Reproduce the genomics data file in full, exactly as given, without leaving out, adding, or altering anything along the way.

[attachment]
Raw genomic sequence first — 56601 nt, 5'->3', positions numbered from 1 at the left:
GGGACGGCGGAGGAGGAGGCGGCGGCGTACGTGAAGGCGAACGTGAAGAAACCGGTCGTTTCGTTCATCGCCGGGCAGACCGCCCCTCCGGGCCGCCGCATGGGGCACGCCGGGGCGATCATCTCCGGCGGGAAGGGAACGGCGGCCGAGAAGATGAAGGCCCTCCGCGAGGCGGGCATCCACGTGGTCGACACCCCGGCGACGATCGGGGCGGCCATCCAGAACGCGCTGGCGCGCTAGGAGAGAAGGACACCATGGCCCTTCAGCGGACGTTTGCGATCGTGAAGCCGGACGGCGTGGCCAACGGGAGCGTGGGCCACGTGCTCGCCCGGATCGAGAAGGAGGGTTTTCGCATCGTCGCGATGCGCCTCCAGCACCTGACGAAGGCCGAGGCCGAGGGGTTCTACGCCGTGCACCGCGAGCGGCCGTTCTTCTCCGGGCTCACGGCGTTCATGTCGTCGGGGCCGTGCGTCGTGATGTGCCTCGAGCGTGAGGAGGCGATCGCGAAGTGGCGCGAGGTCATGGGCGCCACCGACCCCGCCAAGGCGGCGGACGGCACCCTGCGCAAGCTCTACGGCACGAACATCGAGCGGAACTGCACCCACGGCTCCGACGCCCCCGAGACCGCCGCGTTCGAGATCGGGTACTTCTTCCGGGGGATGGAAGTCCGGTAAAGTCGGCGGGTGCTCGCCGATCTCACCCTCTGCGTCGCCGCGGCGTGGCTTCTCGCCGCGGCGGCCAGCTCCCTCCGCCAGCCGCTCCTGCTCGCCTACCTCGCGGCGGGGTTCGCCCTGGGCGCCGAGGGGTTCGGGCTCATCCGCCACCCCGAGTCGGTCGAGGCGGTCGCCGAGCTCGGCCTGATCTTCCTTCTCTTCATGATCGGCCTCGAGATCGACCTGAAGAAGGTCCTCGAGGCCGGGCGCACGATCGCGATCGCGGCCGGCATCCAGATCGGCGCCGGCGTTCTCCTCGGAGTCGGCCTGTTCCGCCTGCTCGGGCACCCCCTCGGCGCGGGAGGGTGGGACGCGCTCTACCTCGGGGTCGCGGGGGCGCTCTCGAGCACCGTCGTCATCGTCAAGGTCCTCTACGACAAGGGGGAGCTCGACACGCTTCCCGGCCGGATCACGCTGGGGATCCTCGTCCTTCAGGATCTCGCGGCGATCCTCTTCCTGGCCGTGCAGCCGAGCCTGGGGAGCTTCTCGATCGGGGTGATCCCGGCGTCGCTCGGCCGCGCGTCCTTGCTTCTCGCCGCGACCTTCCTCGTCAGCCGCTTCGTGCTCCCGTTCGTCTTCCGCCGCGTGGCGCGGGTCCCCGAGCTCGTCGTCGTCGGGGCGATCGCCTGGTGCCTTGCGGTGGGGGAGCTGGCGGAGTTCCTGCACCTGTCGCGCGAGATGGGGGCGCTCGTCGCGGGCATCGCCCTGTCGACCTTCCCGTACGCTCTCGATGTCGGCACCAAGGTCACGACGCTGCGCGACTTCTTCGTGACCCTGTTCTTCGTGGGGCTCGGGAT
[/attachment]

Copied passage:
Raw genomic sequence first — 56601 nt, 5'->3', positions numbered from 1 at the left:
GGGACGGCGGAGGAGGAGGCGGCGGCGTACGTGAAGGCGAACGTGAAGAAACCGGTCGTTTCGTTCATCGCCGGGCAGACCGCCCCTCCGGGCCGCCGCATGGGGCACGCCGGGGCGATCATCTCCGGCGGGAAGGGAACGGCGGCCGAGAAGATGAAGGCCCTCCGCGAGGCGGGCATCCACGTGGTCGACACCCCGGCGACGATCGGGGCGGCCATCCAGAACGCGCTGGCGCGCTAGGAGAGAAGGACACCATGGCCCTTCAGCGGACGTTTGCGATCGTGAAGCCGGACGGCGTGGCCAACGGGAGCGTGGGCCACGTGCTCGCCCGGATCGAGAAGGAGGGTTTTCGCATCGTCGCGATGCGCCTCCAGCACCTGACGAAGGCCGAGGCCGAGGGGTTCTACGCCGTGCACCGCGAGCGGCCGTTCTTCTCCGGGCTCACGGCGTTCATGTCGTCGGGGCCGTGCGTCGTGATGTGCCTCGAGCGTGAGGAGGCGATCGCGAAGTGGCGCGAGGTCATGGGCGCCACCGACCCCGCCAAGGCGGCGGACGGCACCCTGCGCAAGCTCTACGGCACGAACATCGAGCGGAACTGCACCCACGGCTCCGACGCCCCCGAGACCGCCGCGTTCGAGATCGGGTACTTCTTCCGGGGGATGGAAGTCCGGTAAAGTCGGCGGGTGCTCGCCGATCTCACCCTCTGCGTCGCCGCGGCGTGGCTTCTCGCCGCGGCGGCCAGCTCCCTCCGCCAGCCGCTCCTGCTCGCCTACCTCGCGGCGGGGTTCGCCCTGGGCGCCGAGGGGTTCGGGCTCATCCGCCACCCCGAGTCGGTCGAGGCGGTCGCCGAGCTCGGCCTGATCTTCCTTCTCTTCATGATCGGCCTCGAGATCGACCTGAAGAAGGTCCTCGAGGCCGGGCGCACGATCGCGATCGCGGCCGGCATCCAGATCGGCGCCGGCGTTCTCCTCGGAGTCGGCCTGTTCCGCCTGCTCGGGCACCCCCTCGGCGCGGGAGGGTGGGACGCGCTCTACCTCGGGGTCGCGGGGGCGCTCTCGAGCACCGTCGTCATCGTCAAGGTCCTCTACGACAAGGGGGAGCTCGACACGCTTCCCGGCCGGATCACGCTGGGGATCCTCGTCCTTCAGGATCTCGCGGCGATCCTCTTCCTGGCCGTGCAGCCGAGCCTGGGGAGCTTCTCGATCGGGGTGATCCCGGCGTCGCTCGGCCGCGCGTCCTTGCTTCTCGCCGCGACCTTCCTCGTCAGCCGCTTCGTGCTCCCGTTCGTCTTCCGCCGCGTGGCGCGGGTCCCCGAGCTCGTCGTCGTCGGGGCGATCGCCTGGTGCCTTGCGGTGGGGGAGCTGGCGGAGTTCCTGCACCTGTCGCGCGAGATGGGGGCGCTCGTCGCGGGCATCGCCCTGTCGACCTTCCCGTACGCTCTCGATGTCGGCACCAAGGTCACGACGCTGCGCGACTTCTTCGTGACCCTGTTCTTCGTGGGGCTCGGGAT